Hate Speech and Online Harm

Hate Speech and Online Harm are crutial for each victims beside freedom of speech

What is the usage of social media? Social media provides a space for people to interact with each other. The book, Social Media Mob: Being Indigenous Online, written by Bronwyn Carlson and Ryan Frazer, points out that social media provides a space for human interaction. Social media has become embedded in the lives of many Indigenous people, allowing them to communicate across long distances and with diverse populations. It is a platform for expressing one’s identity, connecting with the community, learning, playing, seeking love, organising political action, locating missing friends and family, searching for employment, and seeking assistance in times of need, among other things(Carlson & Frazer, 2018). However, the development of the social media platform would activate the rise of hate speech and online harm within social media. According to ANTÓNIO GUTERRES, a United Nations Secretary-General in 2021, said that “Social media provides a global megaphone for hate”(United Nations, 2022). Moreover, Online harms are actions that occur fully or partly online and have the potential to negatively impact an individual’s social, emotional, physical well-being, financial, or even bodily safety(Australian Government, 2020). 

The effect of hate speech has strong power to destroy a person while receiving hate speech online. The structure of hate speech would have numerous elements on social media. Hate speech may take many forms, it may take the form of pictures, cartoons, jokes, objects, movements, and symbols, and it can be shared both offline and online. The format of hate speech also relates to some racist language, and the tone of the language is rude. Hate speech targets a specific person or group and is “discriminatory” (biased, racist, or judgmental) or “pejorative” (prejudiced, scornful, or humiliating). In addition, Hate speech targets an individual’s or a group’s real or perceived “identity factors,” such as “religion, ethnicity, nationality, race, colour, descent, gender,” but also characteristics such as spoken language, financial or social origin, sickness, health position, or sexual preference, toward many others(United Nations, 2022).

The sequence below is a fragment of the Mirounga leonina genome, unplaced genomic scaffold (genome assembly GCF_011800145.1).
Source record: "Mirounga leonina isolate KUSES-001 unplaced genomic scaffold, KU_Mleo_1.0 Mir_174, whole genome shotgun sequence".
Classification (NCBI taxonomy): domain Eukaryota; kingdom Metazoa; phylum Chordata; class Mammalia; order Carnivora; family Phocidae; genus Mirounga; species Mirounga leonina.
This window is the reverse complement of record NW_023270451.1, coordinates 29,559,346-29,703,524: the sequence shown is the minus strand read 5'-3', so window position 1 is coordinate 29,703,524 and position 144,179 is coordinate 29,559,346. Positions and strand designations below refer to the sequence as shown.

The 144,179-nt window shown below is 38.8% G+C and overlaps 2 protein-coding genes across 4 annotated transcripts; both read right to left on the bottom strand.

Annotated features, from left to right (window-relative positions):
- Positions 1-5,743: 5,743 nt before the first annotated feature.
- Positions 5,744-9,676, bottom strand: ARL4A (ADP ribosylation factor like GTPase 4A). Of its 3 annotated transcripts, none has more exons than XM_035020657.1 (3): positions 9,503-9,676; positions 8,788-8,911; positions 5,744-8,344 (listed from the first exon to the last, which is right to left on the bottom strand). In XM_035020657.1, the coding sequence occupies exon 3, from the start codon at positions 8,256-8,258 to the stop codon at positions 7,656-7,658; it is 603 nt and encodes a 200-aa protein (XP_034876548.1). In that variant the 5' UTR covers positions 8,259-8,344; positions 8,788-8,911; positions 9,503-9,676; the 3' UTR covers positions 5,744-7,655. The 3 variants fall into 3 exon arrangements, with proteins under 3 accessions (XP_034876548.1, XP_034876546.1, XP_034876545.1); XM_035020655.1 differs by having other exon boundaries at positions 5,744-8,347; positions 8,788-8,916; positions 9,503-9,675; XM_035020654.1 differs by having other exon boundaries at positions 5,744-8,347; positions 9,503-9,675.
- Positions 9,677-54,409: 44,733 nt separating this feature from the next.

Simply offending someone or hurting their feelings should not be used to regulate speech, either in civil or criminal law(Sinpeng et al., 2021). The most common case study relates to hate speech is the Hate speech on the platform Facebook. Facebook is an online social media website that ensures users to communicate with and share information with family and friends. (Gcfglobal, 2019). However, with the growth of the maturity of social media, the intention of Facebook had changed to different meanings and usage. Users start to judge someone and leave hate speech toward individuals who they dislike. There are certain hate speech target audiences are related to minorities of the society. According to our national research, Facebook users in a protected category, such as lesbian, gay, bisexual, transgender, queer, intersex, and asexual (hereinafter LGBTQ+) persons, may encounter a significant amount of hate speech content online(Sinpeng et al., 2021). One of the case studies related to hate speech on Facebook is about the minority in Myanmar. For decades, the Rohingya, an ethnic Muslim minority population in Myanmar, have endured long-term discrimination, such as exclusionary citizenship rules. The original hate toward the Muslim minority who live in Myanmar is not strong among the public. However, the usage of Facebook and the spreading of the news within hate speech incite harassment toward the Muslim minority. Throughout the crisis, Facebook was used to promote hate speech and incite violence against the Rohingya. Anti-Rohingya misinformation was shared quickly on the site, including false reports and deformed photographs, increasing anti-Muslim sentiment among Myanmar’s Buddhist majority. Hate speech and disinformation played a crucial part in inflaming emotions and inciting assaults against the Rohingya. The detailed information of the hate speech included Actors collabrative with the Myanmar military and extremist Buddhist nationalist groups filling the platform with anti-Muslim propaganda, asserting an impending Muslim takeover and depicting the Rohingya as “invaders.” Most of the hate speech language is rude and directly harm someone’s feeling. A further example relates to the rude comments that a Muslim human rights advocate was photographed and labelled as a “national traitor” in one post that was shared over 1,000 times. Among the comments on the post were threatening and bigoted sentiments, such as “He is a Muslim.” “Muslims are dogs who must be killed,” and “Don’t leave him alive. Remove his whole race”. (Amnesty International, 2022).